Personality:Outgoing, sweet-natured, active and trainable
Coat & Grooming:No surprise here: The Irishman’s coat requires lots of brushing and combing
Energy Level:Very Active; High-energy dogs who love to run, Irish Setters need plenty of space and exercise
Nicknames: The Irishman
Meet the Irish Setter
First, there’s that gorgeous red coat. You won’t have to worry about losing track of your pet at the dog park—the flashy Irish Setter stands out in any crowd. Underneath the coat is a tough, substantial dog, over two feet tall at the shoulder and weighing 60 to 70 pounds. The breed was created as a hunter’s companion who can do a hard day’s work in the field. But this isn’t a clunky dog: Irish Setters are famous for their grace and speed.
What's Their Story?
A setter locates game birds by using a keen sense of smell. The setter shows a hunter he’s found birds by “setting” down on his belly. Way back when, before guns were invented, setters worked together with trained falcons and hunters using nets. Today’s setters are “gundogs”—they work with a hunter using a rifle. The Irish Setter’s red coat makes it easy for hunters to spot from a distance. And the breed’s running ability comes in handy in the wide, flat Irish countryside.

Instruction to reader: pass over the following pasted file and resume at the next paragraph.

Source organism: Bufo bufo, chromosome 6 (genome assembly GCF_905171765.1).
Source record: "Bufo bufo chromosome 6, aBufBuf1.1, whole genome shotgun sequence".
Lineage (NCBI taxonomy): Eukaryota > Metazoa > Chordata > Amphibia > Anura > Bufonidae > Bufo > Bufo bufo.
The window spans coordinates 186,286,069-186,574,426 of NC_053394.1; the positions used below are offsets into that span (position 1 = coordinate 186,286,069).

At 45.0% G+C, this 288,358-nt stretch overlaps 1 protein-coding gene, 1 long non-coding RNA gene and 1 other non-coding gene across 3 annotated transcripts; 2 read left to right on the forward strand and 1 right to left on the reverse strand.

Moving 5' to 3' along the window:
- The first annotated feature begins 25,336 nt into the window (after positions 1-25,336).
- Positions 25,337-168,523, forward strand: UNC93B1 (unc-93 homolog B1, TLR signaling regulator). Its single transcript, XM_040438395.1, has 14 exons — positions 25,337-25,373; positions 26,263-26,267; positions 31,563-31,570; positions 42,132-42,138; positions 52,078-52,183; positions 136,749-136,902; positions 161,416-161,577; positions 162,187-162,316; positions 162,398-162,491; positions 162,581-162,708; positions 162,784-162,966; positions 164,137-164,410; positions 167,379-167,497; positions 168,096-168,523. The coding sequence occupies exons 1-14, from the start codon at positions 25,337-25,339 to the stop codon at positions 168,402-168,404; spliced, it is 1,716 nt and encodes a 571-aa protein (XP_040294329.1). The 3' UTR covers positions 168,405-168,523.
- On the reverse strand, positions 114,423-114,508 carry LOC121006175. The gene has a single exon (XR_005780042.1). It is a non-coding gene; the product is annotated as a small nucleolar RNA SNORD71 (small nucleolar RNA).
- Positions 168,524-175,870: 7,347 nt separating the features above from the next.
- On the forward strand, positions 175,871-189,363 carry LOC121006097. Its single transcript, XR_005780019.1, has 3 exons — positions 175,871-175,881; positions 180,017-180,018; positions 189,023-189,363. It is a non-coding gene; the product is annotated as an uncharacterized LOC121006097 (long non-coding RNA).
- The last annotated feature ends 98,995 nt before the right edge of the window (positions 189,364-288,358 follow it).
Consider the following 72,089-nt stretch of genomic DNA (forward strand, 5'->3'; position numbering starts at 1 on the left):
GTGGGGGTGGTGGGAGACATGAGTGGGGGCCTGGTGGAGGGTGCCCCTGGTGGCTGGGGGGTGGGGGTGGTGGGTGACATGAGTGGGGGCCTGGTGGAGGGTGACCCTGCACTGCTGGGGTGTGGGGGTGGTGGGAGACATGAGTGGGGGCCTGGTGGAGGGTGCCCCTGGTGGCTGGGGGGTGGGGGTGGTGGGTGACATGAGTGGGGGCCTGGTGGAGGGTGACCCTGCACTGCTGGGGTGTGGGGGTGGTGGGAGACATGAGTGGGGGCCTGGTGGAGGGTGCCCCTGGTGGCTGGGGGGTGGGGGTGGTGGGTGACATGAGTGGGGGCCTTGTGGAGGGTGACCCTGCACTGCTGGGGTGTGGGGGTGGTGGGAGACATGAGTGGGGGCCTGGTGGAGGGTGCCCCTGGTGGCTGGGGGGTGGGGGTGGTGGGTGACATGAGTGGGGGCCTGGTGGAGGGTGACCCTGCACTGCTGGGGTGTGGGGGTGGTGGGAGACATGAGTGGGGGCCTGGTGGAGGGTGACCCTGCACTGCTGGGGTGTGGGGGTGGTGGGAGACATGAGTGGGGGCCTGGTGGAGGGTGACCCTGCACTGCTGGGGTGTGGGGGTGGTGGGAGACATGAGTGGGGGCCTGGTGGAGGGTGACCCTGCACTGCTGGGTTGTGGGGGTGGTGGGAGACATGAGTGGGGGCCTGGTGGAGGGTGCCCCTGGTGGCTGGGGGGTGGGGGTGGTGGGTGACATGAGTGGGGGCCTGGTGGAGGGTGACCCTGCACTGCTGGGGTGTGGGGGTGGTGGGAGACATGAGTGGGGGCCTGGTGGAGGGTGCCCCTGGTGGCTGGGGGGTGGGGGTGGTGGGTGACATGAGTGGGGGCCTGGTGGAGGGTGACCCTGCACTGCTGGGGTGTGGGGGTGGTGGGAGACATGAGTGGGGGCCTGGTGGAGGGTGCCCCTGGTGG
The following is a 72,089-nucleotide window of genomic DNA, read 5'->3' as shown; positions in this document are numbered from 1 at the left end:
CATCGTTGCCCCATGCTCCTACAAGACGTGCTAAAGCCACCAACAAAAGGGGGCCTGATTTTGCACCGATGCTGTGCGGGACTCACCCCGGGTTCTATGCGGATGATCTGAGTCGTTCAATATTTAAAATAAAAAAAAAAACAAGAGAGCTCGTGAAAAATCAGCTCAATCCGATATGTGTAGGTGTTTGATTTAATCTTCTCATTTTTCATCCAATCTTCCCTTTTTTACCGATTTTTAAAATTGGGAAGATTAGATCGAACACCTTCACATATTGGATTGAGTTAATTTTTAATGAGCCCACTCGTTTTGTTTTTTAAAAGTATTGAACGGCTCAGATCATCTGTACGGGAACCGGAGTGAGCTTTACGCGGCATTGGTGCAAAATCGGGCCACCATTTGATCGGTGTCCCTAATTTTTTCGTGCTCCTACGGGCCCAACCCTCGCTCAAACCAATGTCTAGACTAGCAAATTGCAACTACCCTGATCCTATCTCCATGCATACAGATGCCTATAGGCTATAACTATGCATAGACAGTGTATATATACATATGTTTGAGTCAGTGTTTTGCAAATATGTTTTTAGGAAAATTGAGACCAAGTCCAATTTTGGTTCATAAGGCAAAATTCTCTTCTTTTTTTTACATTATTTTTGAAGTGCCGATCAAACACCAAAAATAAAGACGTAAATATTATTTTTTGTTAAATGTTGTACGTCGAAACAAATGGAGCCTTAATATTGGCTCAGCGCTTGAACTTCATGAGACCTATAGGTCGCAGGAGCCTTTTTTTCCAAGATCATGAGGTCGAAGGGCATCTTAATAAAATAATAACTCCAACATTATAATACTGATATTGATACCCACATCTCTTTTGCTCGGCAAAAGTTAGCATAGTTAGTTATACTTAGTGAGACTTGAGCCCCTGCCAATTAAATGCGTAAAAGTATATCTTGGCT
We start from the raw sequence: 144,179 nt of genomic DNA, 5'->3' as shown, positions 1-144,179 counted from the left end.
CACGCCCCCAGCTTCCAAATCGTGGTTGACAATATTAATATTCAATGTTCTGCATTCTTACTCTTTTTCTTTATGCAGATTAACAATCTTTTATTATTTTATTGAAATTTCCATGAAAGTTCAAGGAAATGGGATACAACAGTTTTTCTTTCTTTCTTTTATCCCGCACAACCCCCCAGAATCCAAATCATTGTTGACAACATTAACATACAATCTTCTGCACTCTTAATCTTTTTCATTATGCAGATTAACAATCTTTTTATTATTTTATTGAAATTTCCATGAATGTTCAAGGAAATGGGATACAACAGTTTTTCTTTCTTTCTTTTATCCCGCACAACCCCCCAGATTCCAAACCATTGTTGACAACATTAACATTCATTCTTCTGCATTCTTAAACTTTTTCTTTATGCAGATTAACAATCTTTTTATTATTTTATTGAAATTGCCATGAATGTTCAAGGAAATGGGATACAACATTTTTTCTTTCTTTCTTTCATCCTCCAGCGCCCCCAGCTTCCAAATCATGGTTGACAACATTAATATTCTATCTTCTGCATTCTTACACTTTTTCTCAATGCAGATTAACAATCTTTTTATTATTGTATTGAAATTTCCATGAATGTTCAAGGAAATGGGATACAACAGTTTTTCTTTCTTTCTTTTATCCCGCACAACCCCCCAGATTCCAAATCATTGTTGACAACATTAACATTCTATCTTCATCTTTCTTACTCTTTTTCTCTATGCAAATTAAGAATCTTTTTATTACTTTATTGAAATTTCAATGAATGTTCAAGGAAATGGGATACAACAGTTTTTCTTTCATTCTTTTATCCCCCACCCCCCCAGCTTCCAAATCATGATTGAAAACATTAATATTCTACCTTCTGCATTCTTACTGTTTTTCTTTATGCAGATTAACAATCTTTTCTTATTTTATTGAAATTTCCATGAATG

The Irish Setter’s carefree attitude makes friends wherever they go. Their high spirits can make it difficult to train them for long periods. Short, positive training sessions are best for these upbeat, sensitive dogs. Irish Setters are eager playmates for kids. They’ll fetch tennis balls all day long, and look great doing it! Actually, Irish Setters are like big kids themselves. Usually, they won’t settle into adulthood until 3 years old. They’re wonderful pets for active families who enjoy spending quality time with their dog.